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Saturday, August 01, 2015

Cool escapes: Florida's crystal clear springs

Published 7/31/2015
Geologists estimate there are more than 700 freshwater springs in Florida — the largest concentration on Earth — but only a relative few are accessible for public recreation.

De Leon Springs State Park, DeLeon Springs
Lifeguards are on duty seven days a week until school begins, then weekends through the winter.

Rock Springs at Kelly Park, Apopka
This beautiful, shaded park in the northeast corner of Orange County is one of my favorites. At the spring head, the cool water spills into a series of pools at the rate of 26,000 gallons a minute. You can wade or tube for about a quarter-mile through the crystal clear run. Outside Kelly Park, Rock Springs Run rambles for more than 8 miles through state-owned wilderness. The only canoe access is Kings Landing, a private outfitter just down the road.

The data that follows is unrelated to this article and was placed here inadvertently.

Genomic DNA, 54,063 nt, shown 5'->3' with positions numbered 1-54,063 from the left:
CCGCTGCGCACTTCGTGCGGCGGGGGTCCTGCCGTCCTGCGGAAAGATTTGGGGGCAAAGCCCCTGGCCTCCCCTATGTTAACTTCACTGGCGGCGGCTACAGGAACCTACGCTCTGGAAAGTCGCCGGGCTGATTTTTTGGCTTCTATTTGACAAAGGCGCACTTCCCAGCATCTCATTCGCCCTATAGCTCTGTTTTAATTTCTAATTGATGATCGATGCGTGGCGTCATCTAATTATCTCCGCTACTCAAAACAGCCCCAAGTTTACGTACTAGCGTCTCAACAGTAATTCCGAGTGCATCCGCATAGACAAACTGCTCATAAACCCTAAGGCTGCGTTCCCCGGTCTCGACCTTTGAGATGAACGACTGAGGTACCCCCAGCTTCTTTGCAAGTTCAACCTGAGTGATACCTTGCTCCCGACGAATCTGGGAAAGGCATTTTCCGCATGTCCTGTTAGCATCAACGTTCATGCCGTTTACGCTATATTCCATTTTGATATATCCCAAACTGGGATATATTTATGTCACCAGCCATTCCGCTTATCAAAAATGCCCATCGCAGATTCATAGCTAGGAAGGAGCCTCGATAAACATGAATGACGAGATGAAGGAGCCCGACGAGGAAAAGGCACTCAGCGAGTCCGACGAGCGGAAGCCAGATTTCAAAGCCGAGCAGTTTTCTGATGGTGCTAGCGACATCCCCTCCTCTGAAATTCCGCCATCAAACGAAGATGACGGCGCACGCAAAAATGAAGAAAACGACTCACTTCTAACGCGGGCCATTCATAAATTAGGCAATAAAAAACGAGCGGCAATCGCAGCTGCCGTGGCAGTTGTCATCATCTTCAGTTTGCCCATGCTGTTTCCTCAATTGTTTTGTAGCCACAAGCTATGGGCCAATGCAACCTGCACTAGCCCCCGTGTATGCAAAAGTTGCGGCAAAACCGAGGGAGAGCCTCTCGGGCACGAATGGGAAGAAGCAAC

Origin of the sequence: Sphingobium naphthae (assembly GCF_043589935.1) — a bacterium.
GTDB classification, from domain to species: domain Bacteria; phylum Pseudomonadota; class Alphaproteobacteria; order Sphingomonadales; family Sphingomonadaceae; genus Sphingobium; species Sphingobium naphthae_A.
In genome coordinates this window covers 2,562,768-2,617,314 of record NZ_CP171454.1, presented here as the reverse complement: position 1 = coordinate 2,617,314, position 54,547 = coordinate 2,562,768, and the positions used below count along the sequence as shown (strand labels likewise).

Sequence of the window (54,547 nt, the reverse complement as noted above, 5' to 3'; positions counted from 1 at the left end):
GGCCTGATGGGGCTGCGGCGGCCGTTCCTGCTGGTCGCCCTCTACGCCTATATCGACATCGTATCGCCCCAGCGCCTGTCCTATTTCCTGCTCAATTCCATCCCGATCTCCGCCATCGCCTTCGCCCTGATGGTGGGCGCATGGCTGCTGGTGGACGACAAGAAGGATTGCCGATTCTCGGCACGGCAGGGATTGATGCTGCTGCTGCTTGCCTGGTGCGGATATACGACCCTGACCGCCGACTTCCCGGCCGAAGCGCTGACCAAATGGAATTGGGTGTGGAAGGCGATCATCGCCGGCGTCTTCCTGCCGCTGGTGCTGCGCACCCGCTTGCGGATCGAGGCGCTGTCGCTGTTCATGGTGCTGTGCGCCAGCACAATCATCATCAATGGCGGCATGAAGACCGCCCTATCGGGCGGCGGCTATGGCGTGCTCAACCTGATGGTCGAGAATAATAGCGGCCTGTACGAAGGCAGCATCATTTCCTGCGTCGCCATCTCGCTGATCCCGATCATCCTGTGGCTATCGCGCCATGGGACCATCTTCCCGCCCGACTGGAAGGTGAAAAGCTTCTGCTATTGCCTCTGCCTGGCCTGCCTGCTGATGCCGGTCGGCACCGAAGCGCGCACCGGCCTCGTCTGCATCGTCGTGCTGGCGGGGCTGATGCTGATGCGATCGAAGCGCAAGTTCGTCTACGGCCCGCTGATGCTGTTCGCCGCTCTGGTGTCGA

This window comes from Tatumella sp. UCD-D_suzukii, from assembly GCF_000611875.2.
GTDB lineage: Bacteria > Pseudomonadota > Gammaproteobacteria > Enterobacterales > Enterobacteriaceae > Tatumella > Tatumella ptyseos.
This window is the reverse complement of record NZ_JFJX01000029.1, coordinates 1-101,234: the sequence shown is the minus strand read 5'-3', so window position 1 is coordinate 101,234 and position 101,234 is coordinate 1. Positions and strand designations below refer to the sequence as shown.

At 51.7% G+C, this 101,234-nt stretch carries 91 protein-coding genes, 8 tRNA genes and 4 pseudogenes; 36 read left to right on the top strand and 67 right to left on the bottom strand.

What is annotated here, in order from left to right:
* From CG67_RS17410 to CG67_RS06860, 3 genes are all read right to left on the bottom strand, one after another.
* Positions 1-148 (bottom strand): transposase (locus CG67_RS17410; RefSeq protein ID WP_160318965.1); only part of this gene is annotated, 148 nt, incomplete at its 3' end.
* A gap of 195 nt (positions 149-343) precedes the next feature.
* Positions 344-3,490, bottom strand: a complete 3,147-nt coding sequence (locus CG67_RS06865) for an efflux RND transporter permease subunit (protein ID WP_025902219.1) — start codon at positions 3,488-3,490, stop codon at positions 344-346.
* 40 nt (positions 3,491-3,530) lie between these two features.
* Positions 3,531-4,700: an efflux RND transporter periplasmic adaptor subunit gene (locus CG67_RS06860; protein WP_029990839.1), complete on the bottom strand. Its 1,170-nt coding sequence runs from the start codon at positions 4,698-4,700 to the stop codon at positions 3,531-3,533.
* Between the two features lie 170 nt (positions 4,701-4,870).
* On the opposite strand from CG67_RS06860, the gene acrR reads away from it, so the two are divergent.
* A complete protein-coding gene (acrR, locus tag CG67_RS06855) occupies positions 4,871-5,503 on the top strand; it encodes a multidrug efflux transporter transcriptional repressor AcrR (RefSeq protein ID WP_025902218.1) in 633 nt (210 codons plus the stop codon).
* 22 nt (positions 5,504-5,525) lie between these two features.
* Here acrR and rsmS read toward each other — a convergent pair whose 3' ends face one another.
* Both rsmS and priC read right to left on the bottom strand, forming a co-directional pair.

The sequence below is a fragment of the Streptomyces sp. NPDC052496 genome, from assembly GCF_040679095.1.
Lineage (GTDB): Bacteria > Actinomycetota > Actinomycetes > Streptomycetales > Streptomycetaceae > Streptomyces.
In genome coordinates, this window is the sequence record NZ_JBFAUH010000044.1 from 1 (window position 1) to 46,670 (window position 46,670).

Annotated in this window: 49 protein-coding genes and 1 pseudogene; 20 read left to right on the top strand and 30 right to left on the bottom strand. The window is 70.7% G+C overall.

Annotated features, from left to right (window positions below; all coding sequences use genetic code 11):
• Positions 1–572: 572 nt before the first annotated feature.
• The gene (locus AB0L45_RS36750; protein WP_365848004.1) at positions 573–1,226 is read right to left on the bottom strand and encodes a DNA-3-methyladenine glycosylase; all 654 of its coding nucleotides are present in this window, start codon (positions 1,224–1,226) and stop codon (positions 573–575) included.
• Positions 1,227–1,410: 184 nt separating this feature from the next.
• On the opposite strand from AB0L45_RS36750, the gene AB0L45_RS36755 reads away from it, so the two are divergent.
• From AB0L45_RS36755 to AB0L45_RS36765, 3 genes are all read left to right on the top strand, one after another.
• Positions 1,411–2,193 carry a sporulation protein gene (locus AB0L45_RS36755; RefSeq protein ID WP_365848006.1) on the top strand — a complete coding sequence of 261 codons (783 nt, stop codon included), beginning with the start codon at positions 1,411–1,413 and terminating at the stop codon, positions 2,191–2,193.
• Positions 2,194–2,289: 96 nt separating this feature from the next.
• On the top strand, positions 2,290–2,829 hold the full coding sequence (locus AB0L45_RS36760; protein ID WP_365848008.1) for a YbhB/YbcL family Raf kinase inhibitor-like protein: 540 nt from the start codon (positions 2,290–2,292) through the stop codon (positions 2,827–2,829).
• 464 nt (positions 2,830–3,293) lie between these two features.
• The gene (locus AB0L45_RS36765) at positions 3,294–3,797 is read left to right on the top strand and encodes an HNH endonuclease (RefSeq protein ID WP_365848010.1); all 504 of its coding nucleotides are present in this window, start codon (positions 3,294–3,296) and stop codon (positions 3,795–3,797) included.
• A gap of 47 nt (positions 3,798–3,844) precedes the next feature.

Juniper Springs Recreation Area, Ocala National Forest
Dense, semi-tropical foliage not seen anywhere else, the forest provides a unique environment for picnicking, bird watching, hiking, swimming, snorkeling and paddling down the awesome spring run fed by Juniper Spring and Fern Hammock Spring. Day use is $5 per person.

Rainbow Springs State Park, Dunnelon
Be aware that the average depth is 5 feet to 18 feet, which is not conducive for small children or wading.

Peacock Springs State Park, Live Oak
There are no lifeguards, and these springs are not child-friendly. Swimming and snorkeling are limited to Peacock and Orange Grove springs and is dependent on seasonal water levels

Weeki Wachee Springs State Park, Spring Hill
Kids will love the waterslides and water park on Buccaneer Bay, elevating the swimming experience to theme-park fun.
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